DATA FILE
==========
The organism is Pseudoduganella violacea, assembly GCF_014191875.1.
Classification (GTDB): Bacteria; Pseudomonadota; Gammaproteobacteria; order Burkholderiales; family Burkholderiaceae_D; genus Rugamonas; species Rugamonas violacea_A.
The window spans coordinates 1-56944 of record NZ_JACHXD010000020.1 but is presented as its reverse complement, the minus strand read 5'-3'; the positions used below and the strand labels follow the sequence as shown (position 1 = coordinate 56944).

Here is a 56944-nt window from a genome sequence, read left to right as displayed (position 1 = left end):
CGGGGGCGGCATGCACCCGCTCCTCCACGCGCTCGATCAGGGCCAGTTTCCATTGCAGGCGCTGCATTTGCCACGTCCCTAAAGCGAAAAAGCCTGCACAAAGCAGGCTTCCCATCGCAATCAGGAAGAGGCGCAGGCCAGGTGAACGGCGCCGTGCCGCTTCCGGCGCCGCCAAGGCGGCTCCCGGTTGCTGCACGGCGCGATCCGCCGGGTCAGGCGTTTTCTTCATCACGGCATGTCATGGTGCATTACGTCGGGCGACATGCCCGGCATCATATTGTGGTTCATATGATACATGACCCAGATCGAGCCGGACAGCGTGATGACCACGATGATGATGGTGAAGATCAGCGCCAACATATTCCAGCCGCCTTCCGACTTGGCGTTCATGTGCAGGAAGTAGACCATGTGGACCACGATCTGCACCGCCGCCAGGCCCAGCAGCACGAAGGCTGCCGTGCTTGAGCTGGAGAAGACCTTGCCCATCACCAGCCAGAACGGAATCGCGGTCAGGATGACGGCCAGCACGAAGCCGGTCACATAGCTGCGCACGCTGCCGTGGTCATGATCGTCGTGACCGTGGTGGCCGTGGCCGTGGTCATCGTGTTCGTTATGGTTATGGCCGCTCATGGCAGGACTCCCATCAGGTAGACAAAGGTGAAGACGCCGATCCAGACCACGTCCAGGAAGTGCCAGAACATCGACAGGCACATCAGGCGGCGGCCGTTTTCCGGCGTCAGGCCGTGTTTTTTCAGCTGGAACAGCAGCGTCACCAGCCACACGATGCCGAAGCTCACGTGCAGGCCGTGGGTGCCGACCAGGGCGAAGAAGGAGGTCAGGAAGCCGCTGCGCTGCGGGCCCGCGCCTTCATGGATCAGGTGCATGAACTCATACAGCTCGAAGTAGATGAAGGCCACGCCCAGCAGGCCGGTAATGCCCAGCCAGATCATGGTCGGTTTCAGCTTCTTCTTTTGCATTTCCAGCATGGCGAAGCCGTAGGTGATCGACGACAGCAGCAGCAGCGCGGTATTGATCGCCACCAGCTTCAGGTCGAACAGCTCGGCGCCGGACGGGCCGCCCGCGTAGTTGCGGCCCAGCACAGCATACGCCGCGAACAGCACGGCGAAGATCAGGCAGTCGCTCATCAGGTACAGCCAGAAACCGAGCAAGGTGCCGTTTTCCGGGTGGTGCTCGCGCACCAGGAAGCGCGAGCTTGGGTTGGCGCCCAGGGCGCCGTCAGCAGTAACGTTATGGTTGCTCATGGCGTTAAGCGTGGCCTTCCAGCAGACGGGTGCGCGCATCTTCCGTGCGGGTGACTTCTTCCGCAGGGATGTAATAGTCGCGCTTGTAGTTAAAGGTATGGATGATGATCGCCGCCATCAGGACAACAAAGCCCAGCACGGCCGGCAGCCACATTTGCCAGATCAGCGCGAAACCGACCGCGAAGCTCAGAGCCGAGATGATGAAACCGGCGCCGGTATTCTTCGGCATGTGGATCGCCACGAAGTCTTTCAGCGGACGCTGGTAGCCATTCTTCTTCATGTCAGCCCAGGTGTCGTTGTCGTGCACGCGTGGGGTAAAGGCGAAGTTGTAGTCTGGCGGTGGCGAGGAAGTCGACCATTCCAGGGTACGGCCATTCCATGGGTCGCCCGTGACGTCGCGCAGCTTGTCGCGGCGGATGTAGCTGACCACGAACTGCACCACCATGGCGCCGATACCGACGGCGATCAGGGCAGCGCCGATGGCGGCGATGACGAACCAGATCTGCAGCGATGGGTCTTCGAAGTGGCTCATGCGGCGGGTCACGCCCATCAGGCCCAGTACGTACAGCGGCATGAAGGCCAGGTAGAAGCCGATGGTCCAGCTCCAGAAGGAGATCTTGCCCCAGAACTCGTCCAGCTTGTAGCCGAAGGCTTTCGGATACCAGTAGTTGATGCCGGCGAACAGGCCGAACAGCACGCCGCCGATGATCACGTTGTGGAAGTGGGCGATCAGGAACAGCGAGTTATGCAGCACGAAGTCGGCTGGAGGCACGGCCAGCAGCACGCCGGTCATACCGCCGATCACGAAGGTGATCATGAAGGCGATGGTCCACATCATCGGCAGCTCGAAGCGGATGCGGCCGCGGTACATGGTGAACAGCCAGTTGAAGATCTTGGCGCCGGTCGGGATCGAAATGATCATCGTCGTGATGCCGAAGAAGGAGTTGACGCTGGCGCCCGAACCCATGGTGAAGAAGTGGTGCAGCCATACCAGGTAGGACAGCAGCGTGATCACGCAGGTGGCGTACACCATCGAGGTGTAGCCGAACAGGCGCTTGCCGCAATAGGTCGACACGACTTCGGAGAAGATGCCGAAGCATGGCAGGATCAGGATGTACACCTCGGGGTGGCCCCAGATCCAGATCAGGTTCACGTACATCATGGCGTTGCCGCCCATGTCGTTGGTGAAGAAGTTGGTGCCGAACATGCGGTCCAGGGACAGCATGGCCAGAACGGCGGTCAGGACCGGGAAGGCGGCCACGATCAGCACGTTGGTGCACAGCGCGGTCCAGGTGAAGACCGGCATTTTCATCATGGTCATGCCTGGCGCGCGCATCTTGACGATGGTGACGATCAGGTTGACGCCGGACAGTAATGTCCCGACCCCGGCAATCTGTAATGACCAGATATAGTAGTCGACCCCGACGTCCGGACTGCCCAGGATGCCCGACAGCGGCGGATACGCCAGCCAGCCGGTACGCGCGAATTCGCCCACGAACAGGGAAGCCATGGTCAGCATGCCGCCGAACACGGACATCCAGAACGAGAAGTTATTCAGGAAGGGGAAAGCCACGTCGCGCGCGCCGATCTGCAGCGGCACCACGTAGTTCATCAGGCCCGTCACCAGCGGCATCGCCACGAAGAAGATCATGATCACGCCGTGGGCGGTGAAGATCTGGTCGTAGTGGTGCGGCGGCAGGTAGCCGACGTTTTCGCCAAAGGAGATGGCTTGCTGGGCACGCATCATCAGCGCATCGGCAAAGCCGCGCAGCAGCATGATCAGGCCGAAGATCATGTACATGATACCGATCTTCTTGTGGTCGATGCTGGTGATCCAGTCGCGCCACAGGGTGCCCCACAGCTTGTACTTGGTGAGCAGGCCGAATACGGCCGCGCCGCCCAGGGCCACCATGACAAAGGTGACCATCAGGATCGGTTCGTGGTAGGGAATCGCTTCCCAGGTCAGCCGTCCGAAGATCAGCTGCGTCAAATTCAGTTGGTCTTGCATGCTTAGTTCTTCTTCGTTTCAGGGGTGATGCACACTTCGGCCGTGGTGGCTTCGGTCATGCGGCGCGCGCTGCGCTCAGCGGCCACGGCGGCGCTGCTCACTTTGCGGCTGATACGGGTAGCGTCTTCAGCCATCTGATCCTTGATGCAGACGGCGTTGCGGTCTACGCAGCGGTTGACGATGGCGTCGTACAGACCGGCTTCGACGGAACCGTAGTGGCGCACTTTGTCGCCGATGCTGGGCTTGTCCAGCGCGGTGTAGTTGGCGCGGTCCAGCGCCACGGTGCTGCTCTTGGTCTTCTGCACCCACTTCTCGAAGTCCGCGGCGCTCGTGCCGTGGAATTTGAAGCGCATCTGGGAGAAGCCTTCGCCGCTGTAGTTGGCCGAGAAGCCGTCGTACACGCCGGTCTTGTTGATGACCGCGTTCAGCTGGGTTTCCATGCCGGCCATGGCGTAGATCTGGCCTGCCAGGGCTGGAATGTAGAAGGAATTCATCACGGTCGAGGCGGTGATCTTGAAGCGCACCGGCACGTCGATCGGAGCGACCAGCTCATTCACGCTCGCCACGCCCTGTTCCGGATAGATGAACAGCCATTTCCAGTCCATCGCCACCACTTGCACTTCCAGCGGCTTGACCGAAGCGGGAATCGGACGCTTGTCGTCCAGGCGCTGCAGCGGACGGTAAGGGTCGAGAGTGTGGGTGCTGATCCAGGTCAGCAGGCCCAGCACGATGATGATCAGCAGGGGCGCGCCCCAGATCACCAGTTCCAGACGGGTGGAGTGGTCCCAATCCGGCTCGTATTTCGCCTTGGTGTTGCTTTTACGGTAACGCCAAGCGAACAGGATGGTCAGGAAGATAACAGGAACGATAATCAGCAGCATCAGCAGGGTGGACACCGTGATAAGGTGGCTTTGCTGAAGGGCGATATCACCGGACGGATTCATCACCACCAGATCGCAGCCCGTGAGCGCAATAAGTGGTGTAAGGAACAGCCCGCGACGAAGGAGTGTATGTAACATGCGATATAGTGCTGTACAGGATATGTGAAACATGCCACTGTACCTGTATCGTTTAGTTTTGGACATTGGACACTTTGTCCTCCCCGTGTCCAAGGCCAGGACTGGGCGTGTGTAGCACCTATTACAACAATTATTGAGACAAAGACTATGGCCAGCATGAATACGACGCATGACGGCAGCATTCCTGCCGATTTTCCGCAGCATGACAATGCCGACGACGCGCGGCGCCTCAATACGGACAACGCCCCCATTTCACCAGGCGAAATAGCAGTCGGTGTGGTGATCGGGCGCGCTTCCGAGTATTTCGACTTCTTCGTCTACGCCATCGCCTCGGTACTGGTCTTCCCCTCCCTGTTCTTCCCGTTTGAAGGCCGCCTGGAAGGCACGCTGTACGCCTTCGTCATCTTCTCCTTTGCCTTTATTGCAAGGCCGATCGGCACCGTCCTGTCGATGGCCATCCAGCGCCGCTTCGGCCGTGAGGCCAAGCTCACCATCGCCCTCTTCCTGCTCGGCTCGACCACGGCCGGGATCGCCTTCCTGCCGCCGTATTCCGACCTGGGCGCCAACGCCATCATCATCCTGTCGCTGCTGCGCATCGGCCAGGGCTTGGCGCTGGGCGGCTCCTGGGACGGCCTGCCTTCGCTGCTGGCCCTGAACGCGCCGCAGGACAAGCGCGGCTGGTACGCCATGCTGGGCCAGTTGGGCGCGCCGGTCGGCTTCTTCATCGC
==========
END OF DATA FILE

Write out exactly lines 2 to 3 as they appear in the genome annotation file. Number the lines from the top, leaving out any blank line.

Classification (GTDB): Bacteria; Pseudomonadota; Gammaproteobacteria; order Burkholderiales; family Burkholderiaceae_D; genus Rugamonas; species Rugamonas violacea_A.
The window spans coordinates 1-56944 of record NZ_JACHXD010000020.1 but is presented as its reverse complement, the minus strand read 5'-3'; the positions used below and the strand labels follow the sequence as shown (position 1 = coordinate 56944).